This post originally appeared on Orphan Road.

I’m generally opposed to the idea of privately-run infrastructure, for a myriad of reasons, but this New York Times story on Pennsylvania’s tolling of I-80 suggests that there may be one benefit to such an approach that I’d thusfar overlooked:

The push to charge tolls along I-80 followed legislators’ rejection of Mr. Rendell’s proposal to lease the Pennsylvania Turnpike to private investors, an approach taken in Illinois, Indiana and Virginia. Lawmakers were wary that the investors might raise tolls too quickly.

The governor continues to support that idea, though, because the proceeds could be used for more than highway repairs alone. Under the bill passed last July, as well as federal rules, revenue from tolls on I-80 can be spent only on that Interstate.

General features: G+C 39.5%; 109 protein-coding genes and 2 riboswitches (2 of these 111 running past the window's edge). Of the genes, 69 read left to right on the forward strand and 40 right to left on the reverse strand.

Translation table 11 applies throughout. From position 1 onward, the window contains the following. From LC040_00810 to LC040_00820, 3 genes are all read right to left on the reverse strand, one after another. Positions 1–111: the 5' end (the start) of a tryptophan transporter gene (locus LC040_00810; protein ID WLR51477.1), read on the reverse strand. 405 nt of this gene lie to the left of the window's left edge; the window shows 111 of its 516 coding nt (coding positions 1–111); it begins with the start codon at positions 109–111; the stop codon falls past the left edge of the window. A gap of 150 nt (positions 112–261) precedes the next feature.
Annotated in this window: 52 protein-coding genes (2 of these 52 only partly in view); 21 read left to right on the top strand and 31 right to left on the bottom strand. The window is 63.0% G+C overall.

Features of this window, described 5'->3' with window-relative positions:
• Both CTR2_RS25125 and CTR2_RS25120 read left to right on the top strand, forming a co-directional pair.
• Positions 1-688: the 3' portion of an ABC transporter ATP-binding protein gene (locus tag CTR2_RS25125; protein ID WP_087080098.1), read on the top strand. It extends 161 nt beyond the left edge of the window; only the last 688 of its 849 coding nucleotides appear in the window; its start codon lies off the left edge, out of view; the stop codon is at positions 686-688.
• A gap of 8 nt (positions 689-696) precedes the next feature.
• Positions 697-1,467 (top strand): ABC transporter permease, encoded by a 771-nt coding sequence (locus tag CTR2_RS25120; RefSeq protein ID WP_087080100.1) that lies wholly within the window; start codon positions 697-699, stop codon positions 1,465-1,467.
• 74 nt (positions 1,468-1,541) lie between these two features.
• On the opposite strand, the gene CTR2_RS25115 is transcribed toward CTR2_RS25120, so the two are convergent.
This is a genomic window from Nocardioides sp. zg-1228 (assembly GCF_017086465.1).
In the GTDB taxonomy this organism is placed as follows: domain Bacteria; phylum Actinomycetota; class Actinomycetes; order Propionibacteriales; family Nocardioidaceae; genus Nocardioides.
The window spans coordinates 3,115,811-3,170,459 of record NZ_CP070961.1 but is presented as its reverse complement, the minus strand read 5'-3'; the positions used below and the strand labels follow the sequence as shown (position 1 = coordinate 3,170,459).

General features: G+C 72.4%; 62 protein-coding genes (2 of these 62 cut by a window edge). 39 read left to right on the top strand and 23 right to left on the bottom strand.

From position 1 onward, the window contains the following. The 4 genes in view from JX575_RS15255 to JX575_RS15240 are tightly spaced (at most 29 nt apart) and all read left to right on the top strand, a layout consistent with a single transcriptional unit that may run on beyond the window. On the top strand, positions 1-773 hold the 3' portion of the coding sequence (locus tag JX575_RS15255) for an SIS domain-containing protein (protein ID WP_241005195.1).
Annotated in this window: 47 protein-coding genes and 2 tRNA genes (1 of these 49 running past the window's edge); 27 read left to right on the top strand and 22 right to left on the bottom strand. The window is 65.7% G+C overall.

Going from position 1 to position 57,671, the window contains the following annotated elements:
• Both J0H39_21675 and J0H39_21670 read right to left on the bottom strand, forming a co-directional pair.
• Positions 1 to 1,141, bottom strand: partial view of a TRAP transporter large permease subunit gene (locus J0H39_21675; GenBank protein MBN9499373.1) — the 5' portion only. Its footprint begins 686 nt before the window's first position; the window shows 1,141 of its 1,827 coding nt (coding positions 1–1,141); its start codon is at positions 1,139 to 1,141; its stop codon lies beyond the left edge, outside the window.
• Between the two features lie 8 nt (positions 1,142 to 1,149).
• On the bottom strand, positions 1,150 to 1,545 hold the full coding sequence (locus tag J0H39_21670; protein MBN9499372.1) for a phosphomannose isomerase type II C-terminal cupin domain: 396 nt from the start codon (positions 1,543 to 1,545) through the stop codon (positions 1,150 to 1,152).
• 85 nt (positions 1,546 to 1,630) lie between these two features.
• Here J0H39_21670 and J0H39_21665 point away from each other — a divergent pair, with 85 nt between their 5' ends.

There’s been a lot of talk around here, most recently between Josh Feit and Will @ HA as to how much of a regional toll could be used for transit. I think they were talking past each other a bit, but the central question is relevant: how much will people tolerate their tolls being used for other purposes?

Gov. Rendell’s strategy seems like an interesting end-around. You lease the highway to a private company, and the revenues go into some general fund — or some general transportation fund, better — and so you’ve got some insulation. The challenge, of course, is to make sure that it gets spent wisely, and that the private company doesn’t pull a Halliburton and rip us all off. But it does have the advantage of getting around whatever State laws might restrict the funds.

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